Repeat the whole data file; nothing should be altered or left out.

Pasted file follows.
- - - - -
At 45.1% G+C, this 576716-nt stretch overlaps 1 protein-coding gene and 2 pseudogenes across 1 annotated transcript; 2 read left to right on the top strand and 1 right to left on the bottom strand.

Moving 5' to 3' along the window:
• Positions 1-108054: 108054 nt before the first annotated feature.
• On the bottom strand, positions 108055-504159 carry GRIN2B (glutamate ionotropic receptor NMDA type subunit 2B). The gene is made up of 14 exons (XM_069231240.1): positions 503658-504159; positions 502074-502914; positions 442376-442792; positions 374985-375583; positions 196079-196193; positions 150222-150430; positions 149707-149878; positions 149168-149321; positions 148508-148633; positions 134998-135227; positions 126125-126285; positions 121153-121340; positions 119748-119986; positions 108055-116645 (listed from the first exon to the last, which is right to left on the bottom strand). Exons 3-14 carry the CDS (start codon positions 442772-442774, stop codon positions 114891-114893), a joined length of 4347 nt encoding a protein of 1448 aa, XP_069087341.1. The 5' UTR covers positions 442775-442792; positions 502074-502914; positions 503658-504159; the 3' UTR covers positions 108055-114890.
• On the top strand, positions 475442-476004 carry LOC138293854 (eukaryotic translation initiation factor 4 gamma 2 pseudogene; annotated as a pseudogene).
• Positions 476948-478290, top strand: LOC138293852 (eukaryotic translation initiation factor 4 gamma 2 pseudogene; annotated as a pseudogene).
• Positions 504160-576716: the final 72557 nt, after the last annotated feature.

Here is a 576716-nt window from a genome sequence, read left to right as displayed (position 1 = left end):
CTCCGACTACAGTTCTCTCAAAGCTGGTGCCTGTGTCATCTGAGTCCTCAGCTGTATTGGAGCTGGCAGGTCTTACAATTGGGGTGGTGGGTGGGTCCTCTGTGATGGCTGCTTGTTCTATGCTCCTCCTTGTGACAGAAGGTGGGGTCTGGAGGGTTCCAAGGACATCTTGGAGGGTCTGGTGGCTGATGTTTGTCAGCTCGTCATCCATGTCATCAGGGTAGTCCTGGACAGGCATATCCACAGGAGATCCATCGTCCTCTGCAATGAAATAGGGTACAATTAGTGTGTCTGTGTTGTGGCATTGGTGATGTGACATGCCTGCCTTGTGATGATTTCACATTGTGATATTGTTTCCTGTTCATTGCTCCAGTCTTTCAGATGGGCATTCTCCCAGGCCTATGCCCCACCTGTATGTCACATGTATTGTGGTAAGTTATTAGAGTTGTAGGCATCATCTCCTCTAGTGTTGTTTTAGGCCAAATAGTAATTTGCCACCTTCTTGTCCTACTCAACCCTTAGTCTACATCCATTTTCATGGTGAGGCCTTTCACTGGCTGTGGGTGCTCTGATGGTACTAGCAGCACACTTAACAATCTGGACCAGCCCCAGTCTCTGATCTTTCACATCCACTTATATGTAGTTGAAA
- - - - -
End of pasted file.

At 45.1% G+C, this 576716-nt stretch overlaps 1 protein-coding gene and 2 pseudogenes across 1 annotated transcript; 2 read left to right on the top strand and 1 right to left on the bottom strand.

Moving 5' to 3' along the window:
• Positions 1-108054: 108054 nt before the first annotated feature.
• On the bottom strand, positions 108055-504159 carry GRIN2B (glutamate ionotropic receptor NMDA type subunit 2B). The gene is made up of 14 exons (XM_069231240.1): positions 503658-504159; positions 502074-502914; positions 442376-442792; positions 374985-375583; positions 196079-196193; positions 150222-150430; positions 149707-149878; positions 149168-149321; positions 148508-148633; positions 134998-135227; positions 126125-126285; positions 121153-121340; positions 119748-119986; positions 108055-116645 (listed from the first exon to the last, which is right to left on the bottom strand). Exons 3-14 carry the CDS (start codon positions 442772-442774, stop codon positions 114891-114893), a joined length of 4347 nt encoding a protein of 1448 aa, XP_069087341.1. The 5' UTR covers positions 442775-442792; positions 502074-502914; positions 503658-504159; the 3' UTR covers positions 108055-114890.
• On the top strand, positions 475442-476004 carry LOC138293854 (eukaryotic translation initiation factor 4 gamma 2 pseudogene; annotated as a pseudogene).
• Positions 476948-478290, top strand: LOC138293852 (eukaryotic translation initiation factor 4 gamma 2 pseudogene; annotated as a pseudogene).
• Positions 504160-576716: the final 72557 nt, after the last annotated feature.

Here is a 576716-nt window from a genome sequence, read left to right as displayed (position 1 = left end):
CTCCGACTACAGTTCTCTCAAAGCTGGTGCCTGTGTCATCTGAGTCCTCAGCTGTATTGGAGCTGGCAGGTCTTACAATTGGGGTGGTGGGTGGGTCCTCTGTGATGGCTGCTTGTTCTATGCTCCTCCTTGTGACAGAAGGTGGGGTCTGGAGGGTTCCAAGGACATCTTGGAGGGTCTGGTGGCTGATGTTTGTCAGCTCGTCATCCATGTCATCAGGGTAGTCCTGGACAGGCATATCCACAGGAGATCCATCGTCCTCTGCAATGAAATAGGGTACAATTAGTGTGTCTGTGTTGTGGCATTGGTGATGTGACATGCCTGCCTTGTGATGATTTCACATTGTGATATTGTTTCCTGTTCATTGCTCCAGTCTTTCAGATGGGCATTCTCCCAGGCCTATGCCCCACCTGTATGTCACATGTATTGTGGTAAGTTATTAGAGTTGTAGGCATCATCTCCTCTAGTGTTGTTTTAGGCCAAATAGTAATTTGCCACCTTCTTGTCCTACTCAACCCTTAGTCTACATCCATTTTCATGGTGAGGCCTTTCACTGGCTGTGGGTGCTCTGATGGTACTAGCAGCACACTTAACAATCTGGACCAGCCCCAGTCTCTGATCTTTCACATCCACTTATATGTAGTTGAAA